Grand Café de Iris
Grand Café de Iris

Research on Vegetarian Default Options in Grand Café de Iris

In her master's thesis, Tamar Ardesch researched the concept of vegetarian default food options in Grand Café de Iris and the possible resistance that consumers may experience to this. The results showed no resistance to a vegetarian default option within the Faculty of Social Sciences. More sustainable food is sold, and sales figures do not go down.

The study focused on introducing a 'vegetarian default', meaning that all visible items in the canteen are vegetarian or vegan by default, with meat and fish products only available through the menu. 

Survey and Results

In the pre-measurement, sales figures of all meat, fish and vegetarian products in Grand Café de Iris were analysed, and consumers' resistance to the food options was measured. After the introduction of the default, this measurement was repeated twice.

The results show a significant increase in vegetarian and vegan sales, while sales of meat and fish products decreased. Consumer resistance remained the same, suggesting that the introduction of a vegetarian default not only boosts sales of sustainable options but also does not negatively affect the consumer experience.

Tabel met metingen van verkoopcijfers in Grand Cafe de Iris

Better for the environment and health

The introduction of a vegetarian default stems from both environmental and health-related considerations, as well as a desire to reduce animal suffering. Consumers regularly mentioned that eating vegetarian is good for reducing our impact on climate change, but the consideration from the health aspect appeared to be less well known. 

Although meat consumption is declining, there are still people who do eat meat. Arguments from these consumers, according to Tamar, often have to do with habit, taste or ignorance about the negative impact of meat production: ''For example, people don't know what to buy and prepare; they are used to always having meat or fish in their dishes, or they don't know the taste (of vegetarian alternatives) and have preconceptions that as a vegetarian you only eat lettuce and it's a more expensive diet.''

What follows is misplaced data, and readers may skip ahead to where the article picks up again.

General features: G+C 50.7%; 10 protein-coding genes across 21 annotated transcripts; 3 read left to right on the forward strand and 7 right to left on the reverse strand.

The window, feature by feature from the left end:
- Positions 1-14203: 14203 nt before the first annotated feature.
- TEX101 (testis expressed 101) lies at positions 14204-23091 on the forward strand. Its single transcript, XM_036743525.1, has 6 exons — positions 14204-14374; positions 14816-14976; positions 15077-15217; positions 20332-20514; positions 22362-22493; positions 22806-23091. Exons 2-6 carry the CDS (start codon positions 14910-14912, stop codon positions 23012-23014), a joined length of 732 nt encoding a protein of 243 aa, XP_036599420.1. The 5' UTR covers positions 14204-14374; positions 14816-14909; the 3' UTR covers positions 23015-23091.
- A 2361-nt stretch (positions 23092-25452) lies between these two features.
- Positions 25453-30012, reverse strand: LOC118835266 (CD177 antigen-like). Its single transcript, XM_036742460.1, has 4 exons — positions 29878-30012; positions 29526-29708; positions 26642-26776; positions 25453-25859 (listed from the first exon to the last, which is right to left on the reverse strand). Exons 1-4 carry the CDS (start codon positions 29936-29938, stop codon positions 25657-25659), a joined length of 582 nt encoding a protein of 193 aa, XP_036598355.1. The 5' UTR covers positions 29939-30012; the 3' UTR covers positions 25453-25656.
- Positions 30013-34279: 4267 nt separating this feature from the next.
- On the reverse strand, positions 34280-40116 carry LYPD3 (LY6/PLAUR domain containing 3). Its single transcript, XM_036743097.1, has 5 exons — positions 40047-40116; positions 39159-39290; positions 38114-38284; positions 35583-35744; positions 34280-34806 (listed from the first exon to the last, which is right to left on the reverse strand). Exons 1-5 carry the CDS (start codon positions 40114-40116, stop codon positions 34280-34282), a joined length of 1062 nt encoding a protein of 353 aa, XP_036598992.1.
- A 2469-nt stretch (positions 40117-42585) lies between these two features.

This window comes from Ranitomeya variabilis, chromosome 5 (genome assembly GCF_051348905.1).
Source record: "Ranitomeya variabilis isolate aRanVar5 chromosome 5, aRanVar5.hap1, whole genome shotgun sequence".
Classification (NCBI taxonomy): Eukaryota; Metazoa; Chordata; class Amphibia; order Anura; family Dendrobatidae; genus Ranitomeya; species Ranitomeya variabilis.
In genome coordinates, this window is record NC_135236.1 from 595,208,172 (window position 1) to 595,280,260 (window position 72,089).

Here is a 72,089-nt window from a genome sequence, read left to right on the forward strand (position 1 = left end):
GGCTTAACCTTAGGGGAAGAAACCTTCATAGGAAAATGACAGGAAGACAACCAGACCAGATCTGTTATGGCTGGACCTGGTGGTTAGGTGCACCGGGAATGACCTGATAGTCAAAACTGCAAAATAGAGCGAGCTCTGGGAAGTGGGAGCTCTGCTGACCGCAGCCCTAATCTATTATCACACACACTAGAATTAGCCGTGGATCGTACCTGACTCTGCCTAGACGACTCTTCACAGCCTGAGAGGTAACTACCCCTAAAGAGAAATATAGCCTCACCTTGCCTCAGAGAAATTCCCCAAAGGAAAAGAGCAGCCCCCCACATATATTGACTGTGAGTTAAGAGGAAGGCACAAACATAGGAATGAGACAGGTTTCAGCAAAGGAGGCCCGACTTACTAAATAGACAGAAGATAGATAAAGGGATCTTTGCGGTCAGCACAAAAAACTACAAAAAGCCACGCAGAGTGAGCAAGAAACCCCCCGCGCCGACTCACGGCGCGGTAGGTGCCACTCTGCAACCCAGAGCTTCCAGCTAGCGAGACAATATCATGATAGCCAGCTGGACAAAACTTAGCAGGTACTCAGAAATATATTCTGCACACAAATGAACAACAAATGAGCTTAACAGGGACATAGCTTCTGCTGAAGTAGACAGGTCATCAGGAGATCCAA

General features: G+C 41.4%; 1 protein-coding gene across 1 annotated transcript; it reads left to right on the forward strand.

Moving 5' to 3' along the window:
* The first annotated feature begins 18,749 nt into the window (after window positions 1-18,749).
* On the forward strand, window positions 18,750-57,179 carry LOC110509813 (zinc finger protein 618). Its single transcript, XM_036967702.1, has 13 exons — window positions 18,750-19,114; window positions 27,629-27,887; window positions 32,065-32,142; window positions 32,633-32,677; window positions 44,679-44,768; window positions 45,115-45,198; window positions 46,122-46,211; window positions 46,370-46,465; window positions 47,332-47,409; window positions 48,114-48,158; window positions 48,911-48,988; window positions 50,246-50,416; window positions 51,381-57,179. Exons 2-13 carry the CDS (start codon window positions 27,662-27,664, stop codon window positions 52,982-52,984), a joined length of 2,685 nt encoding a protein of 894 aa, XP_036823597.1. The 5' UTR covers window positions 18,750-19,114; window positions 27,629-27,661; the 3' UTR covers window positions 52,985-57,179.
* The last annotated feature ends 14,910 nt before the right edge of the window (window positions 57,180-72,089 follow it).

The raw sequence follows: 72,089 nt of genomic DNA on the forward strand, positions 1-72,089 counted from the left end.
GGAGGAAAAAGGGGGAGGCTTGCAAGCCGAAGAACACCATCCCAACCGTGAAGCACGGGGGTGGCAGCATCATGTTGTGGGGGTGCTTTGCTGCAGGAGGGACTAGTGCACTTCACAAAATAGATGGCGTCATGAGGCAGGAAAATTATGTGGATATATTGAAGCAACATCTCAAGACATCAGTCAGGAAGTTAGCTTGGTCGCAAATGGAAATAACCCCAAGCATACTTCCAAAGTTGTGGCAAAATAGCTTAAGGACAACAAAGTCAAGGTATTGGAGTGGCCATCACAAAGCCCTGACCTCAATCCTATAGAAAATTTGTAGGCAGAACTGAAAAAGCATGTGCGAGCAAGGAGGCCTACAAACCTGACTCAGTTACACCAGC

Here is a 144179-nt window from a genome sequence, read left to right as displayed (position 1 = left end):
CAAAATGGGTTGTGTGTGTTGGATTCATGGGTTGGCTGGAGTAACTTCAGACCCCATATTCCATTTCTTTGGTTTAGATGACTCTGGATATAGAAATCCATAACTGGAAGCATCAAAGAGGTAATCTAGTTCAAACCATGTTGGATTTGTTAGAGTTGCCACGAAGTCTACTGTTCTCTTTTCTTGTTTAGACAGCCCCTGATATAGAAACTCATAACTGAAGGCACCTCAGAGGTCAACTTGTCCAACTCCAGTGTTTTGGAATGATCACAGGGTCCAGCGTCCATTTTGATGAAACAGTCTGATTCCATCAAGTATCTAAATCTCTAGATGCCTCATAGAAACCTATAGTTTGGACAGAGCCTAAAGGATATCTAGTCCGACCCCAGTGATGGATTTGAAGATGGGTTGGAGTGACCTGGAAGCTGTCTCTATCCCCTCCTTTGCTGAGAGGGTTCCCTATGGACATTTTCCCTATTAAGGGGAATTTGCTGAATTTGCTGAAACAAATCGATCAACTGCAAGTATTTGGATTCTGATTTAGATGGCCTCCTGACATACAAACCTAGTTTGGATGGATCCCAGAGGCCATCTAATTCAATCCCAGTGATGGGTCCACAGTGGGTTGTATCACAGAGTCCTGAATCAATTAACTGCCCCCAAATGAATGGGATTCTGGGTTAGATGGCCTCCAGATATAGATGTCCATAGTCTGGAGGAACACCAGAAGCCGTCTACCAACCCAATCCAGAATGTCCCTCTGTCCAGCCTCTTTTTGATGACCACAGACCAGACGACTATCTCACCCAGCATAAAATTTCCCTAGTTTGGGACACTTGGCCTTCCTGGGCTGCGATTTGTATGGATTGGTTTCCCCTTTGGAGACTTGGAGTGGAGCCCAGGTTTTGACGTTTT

Vegetarian and vegan future on campus

According to Tamar, making the catering offer as much plant-based as possible is something the university can implement quite easily. ''Radboud University aims to improve sustainability and, among other things, wants at least 80% of its catering offerings to be vegetarian or vegan by 2025. This fits in very well with a sustainable future.''

In an ideal world, Tamar would ideally see all catering outlets on campus being fully plant-based. As a first step towards that, she hopes the other catering establishments will follow Grand Café de Iris' example and also switch to a vegetarian default, or even better, to fully vegan. Grand Café de Iris is taking a great example in this and will have a full vegetarian or vegan offer from 4 March!

Contact information

Organizational unit
Faculty of Social Sciences